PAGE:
In those Greek tragedies we all were supposed to read in high school, there was something called Hamartia. (Apparently Gatinho read them because he pointed me to this.) What is Hamartia?
I could see Kobe in that spot in game two. On one hand, he realizes the Lakers canâ€™t beat the Suns over the course of a series if he has to score 50+ points and take over the games. On the other hand, the Lakers canâ€™t seem to win any games if he does not score 50+ and take over the game.
These days we call it a â€œCatch 22,â€ based on another of those novels we were supposed to read in school. Call it whatever you like, unless the other Lakers step up it is an unsolvable bind.
The reason there has to be so much pressure on Kobe and the offense is because 48 minutes of defense is beyond the Lakers.
The Suns made adjustments to get more isolation â€” both by clear outs or the pick-and-roll. Both of those required quick and smart defensive rotations to stop. The Lakers were slow and stupid. They let Nash be the passer not the shooter. The rotations that were solid in game one disappeared, to be replaced by a very confused look on many players’ faces.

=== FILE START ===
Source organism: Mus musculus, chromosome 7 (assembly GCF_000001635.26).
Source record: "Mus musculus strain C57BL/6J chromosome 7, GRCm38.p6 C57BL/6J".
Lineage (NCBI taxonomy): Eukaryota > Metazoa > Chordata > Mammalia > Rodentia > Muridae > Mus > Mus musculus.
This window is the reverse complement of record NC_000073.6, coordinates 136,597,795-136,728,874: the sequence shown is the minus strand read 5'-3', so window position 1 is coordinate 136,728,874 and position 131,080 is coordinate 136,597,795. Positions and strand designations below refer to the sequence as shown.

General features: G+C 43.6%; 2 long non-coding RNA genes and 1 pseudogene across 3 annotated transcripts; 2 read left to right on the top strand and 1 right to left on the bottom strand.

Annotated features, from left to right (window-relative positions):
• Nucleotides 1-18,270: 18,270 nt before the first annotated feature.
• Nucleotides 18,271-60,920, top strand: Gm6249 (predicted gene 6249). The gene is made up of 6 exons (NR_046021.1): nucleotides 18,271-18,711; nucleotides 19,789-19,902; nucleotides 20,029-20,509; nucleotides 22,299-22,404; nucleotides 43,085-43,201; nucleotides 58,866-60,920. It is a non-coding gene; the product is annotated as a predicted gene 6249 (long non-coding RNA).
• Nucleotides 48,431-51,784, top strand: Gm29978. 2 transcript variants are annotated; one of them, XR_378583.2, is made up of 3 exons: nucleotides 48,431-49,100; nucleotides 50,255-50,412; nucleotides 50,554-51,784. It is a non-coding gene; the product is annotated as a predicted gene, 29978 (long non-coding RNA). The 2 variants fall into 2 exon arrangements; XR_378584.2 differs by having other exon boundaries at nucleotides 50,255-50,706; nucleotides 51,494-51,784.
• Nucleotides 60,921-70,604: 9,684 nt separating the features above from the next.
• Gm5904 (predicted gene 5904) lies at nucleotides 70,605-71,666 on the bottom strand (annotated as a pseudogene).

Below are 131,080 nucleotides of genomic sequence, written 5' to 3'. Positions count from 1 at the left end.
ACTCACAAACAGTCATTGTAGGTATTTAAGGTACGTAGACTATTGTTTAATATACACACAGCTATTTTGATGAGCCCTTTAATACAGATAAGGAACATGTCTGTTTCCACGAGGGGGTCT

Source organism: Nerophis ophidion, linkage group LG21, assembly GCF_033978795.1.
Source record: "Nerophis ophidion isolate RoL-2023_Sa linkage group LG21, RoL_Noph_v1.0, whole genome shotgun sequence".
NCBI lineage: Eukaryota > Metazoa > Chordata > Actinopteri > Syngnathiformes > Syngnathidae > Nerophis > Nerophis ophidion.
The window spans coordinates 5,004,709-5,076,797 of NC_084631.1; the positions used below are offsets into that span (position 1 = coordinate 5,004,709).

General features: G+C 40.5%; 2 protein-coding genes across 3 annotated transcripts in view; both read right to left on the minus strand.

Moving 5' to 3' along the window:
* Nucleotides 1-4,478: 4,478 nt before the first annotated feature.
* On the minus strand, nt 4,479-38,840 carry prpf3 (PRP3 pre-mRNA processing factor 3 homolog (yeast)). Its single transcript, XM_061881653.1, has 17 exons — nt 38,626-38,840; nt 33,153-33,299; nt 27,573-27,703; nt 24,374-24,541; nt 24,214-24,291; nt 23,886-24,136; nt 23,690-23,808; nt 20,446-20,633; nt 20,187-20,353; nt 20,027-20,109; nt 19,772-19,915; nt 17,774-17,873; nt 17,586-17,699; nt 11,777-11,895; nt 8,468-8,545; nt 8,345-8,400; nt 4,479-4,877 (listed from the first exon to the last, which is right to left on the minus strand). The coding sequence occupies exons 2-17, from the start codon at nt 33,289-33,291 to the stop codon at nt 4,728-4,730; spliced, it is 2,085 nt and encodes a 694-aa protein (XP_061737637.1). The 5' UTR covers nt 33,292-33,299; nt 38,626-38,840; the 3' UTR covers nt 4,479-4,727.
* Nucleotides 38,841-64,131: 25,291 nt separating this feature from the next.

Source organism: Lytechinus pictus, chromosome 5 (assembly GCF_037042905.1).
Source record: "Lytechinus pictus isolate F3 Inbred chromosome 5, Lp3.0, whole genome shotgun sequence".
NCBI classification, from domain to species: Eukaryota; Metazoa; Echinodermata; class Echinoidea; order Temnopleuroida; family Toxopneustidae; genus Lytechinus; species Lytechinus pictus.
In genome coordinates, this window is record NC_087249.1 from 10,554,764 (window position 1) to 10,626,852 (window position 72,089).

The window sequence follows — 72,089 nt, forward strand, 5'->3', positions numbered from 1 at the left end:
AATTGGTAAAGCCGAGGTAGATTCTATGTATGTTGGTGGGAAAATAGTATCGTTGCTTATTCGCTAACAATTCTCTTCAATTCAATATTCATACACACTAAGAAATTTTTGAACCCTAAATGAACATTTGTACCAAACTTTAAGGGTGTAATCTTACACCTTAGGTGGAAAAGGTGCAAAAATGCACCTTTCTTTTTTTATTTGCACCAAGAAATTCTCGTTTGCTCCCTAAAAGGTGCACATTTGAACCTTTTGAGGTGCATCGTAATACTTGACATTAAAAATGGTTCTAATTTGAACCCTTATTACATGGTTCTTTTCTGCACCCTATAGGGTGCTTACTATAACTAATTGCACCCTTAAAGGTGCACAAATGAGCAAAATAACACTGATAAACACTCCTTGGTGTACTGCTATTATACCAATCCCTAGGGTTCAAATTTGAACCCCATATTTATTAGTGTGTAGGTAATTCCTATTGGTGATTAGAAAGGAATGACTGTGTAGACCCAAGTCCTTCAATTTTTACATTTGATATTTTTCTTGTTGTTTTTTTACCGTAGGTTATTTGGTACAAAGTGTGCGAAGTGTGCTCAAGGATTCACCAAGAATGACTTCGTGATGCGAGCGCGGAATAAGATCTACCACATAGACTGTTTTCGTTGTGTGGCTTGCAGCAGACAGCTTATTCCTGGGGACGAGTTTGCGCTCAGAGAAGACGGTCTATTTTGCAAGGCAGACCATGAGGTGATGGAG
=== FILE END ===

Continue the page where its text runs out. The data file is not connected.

I thought about breaking down a specific second quarter sequence where the Suns pulled away, but it largely read like this over and over:
Barbosa blows past Smush Parker and nobody rotates over with any urgency. Barbosa doesnâ€™t even have to change direction on his layup.
There were some minor variations of that sequence, but not many. The Suns started their 24-9 run that gave them the big lead for good against a Laker lineup that was Kobe and the bench. The Suns bench outplayed the Laker bench pretty badly.
I feared this, the one blowout game where the Lakers got behind early and the players just folded. I hoped they would fight back, I didnâ€™t want to admit it really could happen, but I feared a game like that.
Thursday night weâ€™ll learn a lot about the mental makeup of this team. Another effort like Tuesdayâ€™s and they might as well not bother to come to Staples Sunday. But they are capable of winning, if they are willing to play within the system, on both ends of the court.
And they have to do it all for 48 minutes.